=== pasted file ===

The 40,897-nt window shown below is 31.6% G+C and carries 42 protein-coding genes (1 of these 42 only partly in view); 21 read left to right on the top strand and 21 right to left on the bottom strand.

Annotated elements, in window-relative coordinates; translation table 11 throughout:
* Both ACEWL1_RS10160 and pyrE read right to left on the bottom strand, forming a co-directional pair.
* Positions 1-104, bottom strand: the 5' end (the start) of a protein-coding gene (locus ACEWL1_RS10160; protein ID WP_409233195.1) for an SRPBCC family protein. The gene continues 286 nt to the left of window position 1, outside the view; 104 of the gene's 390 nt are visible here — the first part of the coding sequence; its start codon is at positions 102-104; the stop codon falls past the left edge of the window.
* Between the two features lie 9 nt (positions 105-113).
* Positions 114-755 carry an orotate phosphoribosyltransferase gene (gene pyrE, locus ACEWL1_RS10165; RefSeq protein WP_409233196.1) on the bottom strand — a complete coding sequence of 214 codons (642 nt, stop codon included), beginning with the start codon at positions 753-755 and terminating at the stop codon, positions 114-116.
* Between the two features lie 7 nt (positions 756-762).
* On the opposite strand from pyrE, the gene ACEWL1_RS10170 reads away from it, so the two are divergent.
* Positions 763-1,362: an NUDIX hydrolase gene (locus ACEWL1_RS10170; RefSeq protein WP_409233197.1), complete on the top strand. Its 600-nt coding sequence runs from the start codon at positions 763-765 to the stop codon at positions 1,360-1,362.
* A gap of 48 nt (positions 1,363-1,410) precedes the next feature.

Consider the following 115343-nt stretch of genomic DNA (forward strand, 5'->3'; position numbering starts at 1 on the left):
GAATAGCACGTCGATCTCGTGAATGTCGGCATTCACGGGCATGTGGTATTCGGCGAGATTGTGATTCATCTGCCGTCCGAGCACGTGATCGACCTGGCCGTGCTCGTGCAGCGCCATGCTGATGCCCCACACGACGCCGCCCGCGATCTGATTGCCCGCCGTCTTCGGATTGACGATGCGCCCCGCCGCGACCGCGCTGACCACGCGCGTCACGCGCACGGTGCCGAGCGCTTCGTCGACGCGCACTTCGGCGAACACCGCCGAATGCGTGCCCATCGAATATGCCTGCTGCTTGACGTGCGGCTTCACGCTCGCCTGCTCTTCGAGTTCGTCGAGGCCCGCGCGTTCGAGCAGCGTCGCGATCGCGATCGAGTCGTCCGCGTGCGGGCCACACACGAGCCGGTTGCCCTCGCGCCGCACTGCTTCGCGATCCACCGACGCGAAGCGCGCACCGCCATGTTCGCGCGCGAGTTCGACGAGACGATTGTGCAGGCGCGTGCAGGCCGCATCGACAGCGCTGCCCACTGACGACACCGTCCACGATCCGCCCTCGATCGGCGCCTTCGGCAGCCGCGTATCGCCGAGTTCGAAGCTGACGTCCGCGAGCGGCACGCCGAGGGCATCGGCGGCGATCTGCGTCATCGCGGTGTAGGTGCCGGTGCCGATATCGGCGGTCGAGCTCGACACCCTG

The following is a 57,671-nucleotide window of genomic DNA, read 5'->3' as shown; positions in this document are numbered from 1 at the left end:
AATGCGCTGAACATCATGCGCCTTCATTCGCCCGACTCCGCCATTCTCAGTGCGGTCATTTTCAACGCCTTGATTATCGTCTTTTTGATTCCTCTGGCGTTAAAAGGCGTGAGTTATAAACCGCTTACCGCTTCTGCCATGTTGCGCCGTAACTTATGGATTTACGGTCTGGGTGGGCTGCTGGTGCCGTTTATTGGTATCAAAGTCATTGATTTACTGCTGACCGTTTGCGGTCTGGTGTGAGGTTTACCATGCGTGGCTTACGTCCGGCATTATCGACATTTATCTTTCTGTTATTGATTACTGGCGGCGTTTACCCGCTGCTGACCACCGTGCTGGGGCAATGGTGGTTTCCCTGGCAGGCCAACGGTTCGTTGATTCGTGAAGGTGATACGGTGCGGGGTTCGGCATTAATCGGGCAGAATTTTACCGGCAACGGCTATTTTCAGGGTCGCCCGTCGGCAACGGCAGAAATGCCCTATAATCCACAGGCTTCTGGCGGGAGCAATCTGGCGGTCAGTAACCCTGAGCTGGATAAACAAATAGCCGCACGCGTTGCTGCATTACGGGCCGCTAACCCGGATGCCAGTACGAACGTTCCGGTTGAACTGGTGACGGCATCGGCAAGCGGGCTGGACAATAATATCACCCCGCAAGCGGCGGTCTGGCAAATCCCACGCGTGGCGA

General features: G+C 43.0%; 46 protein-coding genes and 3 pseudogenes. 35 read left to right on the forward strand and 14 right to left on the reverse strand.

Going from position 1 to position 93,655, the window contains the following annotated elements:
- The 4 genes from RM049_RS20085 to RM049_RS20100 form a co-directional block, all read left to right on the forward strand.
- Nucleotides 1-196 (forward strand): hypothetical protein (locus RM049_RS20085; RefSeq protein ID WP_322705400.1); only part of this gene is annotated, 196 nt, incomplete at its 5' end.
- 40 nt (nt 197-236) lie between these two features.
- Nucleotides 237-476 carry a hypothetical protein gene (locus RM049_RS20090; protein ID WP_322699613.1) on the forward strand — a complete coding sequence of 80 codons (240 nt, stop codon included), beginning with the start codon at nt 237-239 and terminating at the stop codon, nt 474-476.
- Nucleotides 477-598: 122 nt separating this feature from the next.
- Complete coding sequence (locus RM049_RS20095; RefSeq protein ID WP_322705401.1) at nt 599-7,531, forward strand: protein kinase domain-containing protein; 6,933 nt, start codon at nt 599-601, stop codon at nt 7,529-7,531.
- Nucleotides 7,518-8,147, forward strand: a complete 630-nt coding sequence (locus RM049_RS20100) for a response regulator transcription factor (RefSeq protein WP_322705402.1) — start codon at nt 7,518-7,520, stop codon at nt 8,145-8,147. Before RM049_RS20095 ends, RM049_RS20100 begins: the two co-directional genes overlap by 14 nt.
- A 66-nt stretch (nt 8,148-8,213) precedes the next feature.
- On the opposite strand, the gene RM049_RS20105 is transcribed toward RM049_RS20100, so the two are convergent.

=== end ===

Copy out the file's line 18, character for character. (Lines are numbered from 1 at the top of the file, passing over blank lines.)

- Nucleotides 1-196 (forward strand): hypothetical protein (locus RM049_RS20085; RefSeq protein ID WP_322705400.1); only part of this gene is annotated, 196 nt, incomplete at its 5' end.